permitting the isocyanate prepolymer and the crosslinker or chain-extender to react to form a polyester urethane.
117. The composition of claim 106 having an average porosity in the range of from about 5 microns to about 500 microns.
118. The composition of claim 106, further comprising at least one substance selected from the group consisting of a radiotransparent substance and a radiopaque substance.
119. The composition of claim 118, wherein the at least one substance is at least one radiotransparent substance selected from the group consisting of gas, air, nitrogen gas, carbon dioxide, and oxygen gas.
120. The composition of claim 118, wherein the at least one substance is at least one radiopaque substance selected from the group consisting of insoluble zirconium oxide, a radioactive tracer, a Barium Sulfate contrast media, a gadolinium contrast media, a water-soluble Iodinated contrast media, an oily Iodinated contrast media, and an implantable metal.
121. The composition of claim 106, further comprising at least one protein.
122. The composition of claim 106, wherein the composition is in a moldable state at room temperature for at least about 20 minutes after formulation.
123. The composition of claim 122 wherein the composition begins to cure at about room temperature at a time in the range of from about 20 minutes to about 30 minutes after formulation.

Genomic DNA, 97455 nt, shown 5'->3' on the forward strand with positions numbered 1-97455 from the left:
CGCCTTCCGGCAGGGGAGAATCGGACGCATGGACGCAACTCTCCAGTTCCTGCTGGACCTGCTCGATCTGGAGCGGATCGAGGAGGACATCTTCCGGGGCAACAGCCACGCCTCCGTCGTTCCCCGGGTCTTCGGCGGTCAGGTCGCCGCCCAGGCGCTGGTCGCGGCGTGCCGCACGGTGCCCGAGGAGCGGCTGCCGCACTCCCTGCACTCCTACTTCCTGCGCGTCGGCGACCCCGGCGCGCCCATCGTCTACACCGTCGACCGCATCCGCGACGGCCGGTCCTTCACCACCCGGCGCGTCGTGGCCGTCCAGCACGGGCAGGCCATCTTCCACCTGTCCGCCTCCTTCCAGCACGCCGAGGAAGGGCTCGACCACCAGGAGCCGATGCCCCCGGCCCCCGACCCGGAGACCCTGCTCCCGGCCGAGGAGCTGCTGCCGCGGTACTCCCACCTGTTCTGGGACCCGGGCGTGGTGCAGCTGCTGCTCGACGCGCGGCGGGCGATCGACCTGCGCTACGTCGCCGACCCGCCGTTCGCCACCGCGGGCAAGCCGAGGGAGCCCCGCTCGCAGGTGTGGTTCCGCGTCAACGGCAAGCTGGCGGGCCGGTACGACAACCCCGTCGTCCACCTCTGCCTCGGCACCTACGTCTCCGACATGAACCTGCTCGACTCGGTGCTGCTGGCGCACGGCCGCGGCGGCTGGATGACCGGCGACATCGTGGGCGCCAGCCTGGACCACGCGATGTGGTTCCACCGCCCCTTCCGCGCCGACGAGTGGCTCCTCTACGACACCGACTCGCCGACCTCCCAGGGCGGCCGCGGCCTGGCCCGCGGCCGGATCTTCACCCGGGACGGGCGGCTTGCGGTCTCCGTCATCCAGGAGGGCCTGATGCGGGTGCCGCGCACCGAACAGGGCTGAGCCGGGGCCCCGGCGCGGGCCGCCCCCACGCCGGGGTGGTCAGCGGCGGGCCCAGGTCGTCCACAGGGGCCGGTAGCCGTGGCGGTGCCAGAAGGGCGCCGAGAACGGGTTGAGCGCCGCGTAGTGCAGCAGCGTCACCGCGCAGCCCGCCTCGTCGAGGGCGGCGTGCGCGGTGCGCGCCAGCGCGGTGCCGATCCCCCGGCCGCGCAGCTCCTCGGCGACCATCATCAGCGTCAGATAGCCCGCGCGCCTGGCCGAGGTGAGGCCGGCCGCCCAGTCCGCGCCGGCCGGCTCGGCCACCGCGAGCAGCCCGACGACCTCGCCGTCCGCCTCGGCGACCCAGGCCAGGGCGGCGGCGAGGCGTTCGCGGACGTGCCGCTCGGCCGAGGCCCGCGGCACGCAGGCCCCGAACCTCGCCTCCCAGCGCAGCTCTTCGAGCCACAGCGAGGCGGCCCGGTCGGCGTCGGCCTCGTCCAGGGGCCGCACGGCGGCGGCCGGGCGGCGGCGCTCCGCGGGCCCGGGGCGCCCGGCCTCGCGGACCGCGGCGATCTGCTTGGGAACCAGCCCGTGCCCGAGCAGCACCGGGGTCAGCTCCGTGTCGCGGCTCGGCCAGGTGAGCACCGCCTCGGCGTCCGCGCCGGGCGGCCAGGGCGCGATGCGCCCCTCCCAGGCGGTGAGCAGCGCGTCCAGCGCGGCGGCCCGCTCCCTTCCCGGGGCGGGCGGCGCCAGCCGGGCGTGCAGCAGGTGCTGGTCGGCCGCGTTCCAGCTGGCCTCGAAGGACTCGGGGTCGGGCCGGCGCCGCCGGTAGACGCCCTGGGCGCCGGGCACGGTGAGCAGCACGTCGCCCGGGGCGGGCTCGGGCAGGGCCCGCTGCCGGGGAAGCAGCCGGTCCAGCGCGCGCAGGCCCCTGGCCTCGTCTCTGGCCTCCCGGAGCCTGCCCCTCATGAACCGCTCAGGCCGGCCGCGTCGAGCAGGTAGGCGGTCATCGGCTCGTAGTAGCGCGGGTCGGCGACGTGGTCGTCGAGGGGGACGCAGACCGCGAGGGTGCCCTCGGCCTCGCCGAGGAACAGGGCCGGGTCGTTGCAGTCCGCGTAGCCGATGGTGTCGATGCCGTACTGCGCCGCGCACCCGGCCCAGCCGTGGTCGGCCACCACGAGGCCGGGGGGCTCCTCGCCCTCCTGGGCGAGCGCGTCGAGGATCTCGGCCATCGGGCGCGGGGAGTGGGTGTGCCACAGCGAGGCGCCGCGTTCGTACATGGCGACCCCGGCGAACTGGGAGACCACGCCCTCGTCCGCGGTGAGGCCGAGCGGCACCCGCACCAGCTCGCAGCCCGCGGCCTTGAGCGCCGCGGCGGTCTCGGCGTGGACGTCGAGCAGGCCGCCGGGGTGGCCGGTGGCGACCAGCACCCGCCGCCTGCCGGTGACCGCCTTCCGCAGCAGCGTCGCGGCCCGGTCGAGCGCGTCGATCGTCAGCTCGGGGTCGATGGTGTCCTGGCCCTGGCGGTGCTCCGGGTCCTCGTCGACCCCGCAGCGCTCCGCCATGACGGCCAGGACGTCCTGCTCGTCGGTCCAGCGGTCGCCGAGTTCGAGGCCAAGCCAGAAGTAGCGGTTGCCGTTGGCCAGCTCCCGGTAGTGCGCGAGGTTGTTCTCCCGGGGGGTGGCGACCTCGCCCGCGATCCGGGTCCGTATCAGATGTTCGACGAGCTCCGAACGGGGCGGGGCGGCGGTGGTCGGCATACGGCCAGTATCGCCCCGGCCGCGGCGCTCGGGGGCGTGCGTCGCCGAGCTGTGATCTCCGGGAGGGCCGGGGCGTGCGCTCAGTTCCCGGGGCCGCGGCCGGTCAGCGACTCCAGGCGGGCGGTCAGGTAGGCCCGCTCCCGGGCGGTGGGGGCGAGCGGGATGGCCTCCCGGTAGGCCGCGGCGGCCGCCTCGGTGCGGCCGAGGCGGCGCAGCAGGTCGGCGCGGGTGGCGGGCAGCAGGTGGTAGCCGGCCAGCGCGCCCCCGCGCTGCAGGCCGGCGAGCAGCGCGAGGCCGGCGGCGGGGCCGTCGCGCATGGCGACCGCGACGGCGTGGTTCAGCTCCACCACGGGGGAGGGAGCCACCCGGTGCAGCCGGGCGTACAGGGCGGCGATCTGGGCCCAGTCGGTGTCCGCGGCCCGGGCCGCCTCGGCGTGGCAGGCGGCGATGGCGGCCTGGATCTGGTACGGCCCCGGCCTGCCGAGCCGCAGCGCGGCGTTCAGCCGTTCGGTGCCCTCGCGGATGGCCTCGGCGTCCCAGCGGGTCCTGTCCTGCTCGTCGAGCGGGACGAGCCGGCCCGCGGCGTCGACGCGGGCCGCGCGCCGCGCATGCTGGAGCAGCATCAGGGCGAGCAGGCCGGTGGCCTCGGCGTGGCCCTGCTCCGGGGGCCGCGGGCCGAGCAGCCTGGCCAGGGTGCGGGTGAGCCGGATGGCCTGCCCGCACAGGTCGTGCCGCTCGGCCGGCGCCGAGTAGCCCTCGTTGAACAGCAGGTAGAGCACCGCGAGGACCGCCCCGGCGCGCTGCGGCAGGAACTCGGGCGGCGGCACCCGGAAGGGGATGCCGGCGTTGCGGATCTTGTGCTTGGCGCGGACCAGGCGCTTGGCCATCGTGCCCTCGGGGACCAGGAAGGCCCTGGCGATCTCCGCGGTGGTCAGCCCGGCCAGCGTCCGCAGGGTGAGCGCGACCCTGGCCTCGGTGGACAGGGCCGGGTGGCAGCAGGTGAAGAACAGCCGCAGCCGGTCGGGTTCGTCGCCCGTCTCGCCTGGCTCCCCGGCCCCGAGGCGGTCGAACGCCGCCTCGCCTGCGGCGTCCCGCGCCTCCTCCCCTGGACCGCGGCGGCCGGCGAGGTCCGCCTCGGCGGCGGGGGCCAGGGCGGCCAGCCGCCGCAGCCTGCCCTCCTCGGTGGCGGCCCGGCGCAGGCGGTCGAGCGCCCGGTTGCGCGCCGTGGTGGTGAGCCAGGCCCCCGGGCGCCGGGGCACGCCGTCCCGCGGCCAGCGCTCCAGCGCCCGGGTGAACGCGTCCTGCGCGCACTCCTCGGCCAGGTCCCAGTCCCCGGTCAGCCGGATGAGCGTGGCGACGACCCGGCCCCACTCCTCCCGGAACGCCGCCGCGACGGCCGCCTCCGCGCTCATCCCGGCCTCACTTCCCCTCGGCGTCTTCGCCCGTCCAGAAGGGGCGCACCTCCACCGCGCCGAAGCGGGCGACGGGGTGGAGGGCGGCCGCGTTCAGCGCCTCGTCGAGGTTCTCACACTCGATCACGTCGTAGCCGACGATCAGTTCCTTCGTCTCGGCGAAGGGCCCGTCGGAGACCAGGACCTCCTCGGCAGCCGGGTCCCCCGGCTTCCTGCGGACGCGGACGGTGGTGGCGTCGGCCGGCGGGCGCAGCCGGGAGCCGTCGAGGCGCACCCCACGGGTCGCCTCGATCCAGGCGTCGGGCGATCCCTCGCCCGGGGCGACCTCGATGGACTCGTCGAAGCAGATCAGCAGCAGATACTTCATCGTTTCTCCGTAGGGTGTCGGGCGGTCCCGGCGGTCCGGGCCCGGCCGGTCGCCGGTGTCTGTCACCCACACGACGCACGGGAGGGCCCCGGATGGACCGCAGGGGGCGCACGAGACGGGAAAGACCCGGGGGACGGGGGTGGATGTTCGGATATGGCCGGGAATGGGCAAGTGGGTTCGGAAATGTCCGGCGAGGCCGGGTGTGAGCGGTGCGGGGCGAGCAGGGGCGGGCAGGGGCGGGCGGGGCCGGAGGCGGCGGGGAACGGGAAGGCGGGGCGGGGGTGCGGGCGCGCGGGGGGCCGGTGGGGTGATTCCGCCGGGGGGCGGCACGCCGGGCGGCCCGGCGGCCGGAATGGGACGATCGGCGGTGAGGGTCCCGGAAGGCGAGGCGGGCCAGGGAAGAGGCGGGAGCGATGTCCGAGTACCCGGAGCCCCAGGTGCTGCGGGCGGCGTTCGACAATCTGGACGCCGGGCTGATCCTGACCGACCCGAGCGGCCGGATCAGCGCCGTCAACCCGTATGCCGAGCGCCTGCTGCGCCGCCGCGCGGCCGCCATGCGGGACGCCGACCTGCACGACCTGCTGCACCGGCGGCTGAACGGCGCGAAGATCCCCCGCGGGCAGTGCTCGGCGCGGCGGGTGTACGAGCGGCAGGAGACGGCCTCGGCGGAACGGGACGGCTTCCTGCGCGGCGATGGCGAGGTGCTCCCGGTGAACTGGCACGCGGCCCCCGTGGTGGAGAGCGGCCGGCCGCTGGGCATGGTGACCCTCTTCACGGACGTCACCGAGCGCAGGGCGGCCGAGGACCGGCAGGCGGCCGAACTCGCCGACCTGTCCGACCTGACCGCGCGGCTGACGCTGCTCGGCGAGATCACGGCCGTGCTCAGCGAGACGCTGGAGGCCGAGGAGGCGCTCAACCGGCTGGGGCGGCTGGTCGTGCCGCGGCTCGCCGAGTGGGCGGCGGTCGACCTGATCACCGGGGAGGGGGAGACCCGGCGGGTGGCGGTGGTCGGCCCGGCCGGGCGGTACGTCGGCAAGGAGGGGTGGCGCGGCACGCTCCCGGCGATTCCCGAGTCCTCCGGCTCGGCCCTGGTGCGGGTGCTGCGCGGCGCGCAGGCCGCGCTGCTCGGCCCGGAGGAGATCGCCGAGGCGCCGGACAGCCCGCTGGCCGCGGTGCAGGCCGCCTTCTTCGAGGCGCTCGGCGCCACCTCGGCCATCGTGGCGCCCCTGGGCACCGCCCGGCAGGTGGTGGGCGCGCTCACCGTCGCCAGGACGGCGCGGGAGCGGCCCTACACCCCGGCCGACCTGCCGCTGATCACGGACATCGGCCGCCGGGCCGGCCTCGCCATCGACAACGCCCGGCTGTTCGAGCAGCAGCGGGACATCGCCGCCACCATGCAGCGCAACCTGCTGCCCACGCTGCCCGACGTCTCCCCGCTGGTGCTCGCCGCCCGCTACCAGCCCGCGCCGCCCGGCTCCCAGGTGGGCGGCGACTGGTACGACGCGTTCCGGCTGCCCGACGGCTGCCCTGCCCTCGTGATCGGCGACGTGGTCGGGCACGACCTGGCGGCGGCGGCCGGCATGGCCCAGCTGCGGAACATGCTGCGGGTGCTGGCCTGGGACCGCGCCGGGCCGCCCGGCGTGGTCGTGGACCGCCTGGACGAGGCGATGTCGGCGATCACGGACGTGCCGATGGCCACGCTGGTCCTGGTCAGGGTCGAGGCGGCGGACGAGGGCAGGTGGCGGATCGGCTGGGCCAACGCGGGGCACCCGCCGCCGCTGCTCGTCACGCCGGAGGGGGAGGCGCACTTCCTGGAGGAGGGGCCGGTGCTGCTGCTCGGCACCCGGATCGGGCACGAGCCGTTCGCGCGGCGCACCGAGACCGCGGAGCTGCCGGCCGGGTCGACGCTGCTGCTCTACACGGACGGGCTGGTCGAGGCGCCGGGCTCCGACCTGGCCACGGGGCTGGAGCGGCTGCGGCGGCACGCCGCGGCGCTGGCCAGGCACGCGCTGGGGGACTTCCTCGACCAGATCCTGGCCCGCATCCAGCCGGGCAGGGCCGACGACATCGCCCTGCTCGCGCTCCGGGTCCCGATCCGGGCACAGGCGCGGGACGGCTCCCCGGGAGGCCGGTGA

124. The composition of claim 106 wherein the composition attains a final, cured state within about 48 hours after formulation.
125. The composition of claim 124 wherein the composition in its final, cured state has a compressive strength of at least about 50 MPa.
126. The composition of claim 124 wherein the composition in its final, cured state has a tensile strength of at least about 40 MPa.
127. The composition of claim 124 wherein the composition in its final, cured state has a Modulus of Elasticity of at least about 1,500 MPa.
128. The composition of claim 124, wherein the final, cured composition further comprises at least one substance selected from the group consisting of a radiotransparent substance and a radiopaque substance, and wherein the presence of the at least one substance does not substantially affect the mechanical properties of the final, cured composition.
129. The composition of claim 106, wherein the composition does not comprise any reactive isocyanate.
130. The composition of claim 106, wherein free powder is absent or substantially absent from the final, cured composition.
131. The composition of claim 106, wherein the mechanical properties of the composition are substantially unaffected when it is exposed to sterilization temperatures in an autoclave.
132. The composition of claim 106, wherein the composition is adhesive and cohesive.
133. The composition of claim 106, wherein the composition is bactericidal.
134. The composition of claim 106, wherein the composition is bacterial static.
135. A method of making a composition, comprising the steps of:
forming a first compound by mixing a naturally occurring polyol with a biocompatible, synthetic polyol; and
mixing the first compound with isocyanate.
136. The method of claim 135, further comprising the step of mixing at least one filler material with the first compound and the isocyanate, wherein the at least one filler material is selected from the group consisting of calcium carbonate, bone, calcium phosphate, calcium pyrophosphate, hydroxyapatite, poly methyl methacrylate, poly ether ether ketone, glass-ionomer, calcium sulfate, and tricalcium phosphate.